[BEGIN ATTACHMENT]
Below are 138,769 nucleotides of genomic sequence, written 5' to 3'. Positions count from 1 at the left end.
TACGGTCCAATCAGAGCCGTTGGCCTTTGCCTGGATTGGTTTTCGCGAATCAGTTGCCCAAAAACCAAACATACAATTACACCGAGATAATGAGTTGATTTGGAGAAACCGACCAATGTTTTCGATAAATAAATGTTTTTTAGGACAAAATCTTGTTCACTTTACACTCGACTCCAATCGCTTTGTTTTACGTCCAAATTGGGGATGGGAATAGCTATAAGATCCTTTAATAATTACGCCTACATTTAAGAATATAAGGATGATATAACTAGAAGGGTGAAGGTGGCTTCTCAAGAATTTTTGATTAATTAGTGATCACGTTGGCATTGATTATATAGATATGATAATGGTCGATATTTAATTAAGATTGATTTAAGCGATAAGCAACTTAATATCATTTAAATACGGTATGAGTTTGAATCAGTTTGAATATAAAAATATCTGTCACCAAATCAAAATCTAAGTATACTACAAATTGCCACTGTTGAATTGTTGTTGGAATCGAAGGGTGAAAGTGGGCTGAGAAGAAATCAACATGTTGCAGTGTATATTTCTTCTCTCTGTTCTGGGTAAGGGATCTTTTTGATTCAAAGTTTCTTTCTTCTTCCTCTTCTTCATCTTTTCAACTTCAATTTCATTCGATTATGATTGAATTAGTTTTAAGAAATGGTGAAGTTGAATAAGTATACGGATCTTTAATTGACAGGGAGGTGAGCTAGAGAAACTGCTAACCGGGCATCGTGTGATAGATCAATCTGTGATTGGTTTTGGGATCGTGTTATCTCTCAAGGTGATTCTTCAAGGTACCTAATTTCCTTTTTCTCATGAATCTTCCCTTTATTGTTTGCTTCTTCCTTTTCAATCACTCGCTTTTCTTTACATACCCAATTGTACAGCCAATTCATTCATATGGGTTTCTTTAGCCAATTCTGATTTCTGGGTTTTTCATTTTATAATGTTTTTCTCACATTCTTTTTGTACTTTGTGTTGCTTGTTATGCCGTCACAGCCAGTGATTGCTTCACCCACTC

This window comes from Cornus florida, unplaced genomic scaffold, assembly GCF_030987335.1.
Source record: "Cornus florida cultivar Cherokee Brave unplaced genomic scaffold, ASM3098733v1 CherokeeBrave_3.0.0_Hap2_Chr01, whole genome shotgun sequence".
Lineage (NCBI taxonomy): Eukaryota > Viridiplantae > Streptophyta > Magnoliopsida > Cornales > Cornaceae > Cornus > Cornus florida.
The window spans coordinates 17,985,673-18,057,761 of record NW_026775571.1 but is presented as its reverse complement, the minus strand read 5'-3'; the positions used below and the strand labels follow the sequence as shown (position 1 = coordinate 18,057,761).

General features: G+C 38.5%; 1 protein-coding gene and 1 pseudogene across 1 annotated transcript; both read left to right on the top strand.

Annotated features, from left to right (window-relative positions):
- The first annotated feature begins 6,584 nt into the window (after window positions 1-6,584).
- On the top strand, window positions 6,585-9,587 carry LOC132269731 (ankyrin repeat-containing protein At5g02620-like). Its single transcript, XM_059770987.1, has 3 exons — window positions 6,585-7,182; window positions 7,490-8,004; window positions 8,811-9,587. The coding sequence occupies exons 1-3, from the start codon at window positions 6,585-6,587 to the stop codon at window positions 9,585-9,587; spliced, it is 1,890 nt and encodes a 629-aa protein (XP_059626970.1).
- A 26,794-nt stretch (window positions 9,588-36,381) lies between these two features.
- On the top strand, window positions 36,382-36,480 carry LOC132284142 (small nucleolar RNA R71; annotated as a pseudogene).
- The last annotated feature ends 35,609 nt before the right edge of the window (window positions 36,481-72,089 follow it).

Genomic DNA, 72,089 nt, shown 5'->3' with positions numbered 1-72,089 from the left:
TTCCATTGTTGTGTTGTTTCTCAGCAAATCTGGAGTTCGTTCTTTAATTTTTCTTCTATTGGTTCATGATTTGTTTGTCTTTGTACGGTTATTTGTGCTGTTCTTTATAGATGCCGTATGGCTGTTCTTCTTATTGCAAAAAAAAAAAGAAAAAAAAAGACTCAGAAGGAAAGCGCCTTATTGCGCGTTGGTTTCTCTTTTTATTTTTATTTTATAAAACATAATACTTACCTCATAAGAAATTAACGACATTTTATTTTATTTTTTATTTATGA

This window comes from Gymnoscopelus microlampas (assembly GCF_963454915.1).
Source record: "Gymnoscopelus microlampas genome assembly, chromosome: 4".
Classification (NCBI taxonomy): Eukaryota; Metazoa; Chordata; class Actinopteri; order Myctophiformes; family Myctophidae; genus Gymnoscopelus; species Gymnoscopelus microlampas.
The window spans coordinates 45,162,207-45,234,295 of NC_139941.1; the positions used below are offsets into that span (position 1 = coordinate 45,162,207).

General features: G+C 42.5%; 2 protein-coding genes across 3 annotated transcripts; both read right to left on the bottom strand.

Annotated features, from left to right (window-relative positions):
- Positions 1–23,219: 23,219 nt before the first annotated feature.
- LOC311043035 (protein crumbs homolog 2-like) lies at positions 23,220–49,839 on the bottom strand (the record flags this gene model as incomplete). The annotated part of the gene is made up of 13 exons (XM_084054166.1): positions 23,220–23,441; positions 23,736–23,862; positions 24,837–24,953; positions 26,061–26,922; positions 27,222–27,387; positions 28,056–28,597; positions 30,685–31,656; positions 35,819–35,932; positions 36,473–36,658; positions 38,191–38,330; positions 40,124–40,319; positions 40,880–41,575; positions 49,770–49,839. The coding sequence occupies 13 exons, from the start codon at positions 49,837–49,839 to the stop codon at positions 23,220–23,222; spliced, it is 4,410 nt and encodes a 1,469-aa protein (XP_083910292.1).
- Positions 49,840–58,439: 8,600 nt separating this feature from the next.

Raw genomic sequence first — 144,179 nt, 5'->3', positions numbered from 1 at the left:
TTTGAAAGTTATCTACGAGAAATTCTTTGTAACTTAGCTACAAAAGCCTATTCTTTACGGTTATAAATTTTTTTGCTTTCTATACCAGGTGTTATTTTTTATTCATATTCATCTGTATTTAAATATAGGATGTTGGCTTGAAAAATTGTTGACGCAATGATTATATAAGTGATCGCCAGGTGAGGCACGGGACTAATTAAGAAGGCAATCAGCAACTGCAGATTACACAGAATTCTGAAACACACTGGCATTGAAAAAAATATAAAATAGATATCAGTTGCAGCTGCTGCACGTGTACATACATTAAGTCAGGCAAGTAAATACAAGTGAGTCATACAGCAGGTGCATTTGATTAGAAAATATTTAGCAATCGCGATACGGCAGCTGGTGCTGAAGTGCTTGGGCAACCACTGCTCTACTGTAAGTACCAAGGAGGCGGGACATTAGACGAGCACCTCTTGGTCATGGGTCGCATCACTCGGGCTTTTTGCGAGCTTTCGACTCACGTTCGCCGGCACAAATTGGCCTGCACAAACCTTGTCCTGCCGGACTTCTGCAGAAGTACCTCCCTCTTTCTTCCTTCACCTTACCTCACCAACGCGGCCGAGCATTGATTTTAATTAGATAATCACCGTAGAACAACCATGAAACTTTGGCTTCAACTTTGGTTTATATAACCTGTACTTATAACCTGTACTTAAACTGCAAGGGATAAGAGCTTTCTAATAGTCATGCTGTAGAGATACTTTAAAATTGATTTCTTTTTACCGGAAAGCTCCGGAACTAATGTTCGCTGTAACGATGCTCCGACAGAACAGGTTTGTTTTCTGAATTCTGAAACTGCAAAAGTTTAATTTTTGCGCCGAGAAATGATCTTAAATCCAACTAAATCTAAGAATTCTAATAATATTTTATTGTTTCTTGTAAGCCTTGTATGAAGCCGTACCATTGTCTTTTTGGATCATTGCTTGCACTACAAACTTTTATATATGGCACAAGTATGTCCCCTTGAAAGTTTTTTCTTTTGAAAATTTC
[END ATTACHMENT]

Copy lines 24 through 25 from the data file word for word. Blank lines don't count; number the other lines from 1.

- Positions 49,840–58,439: 8,600 nt separating this feature from the next.

Raw genomic sequence first — 144,179 nt, 5'->3', positions numbered from 1 at the left: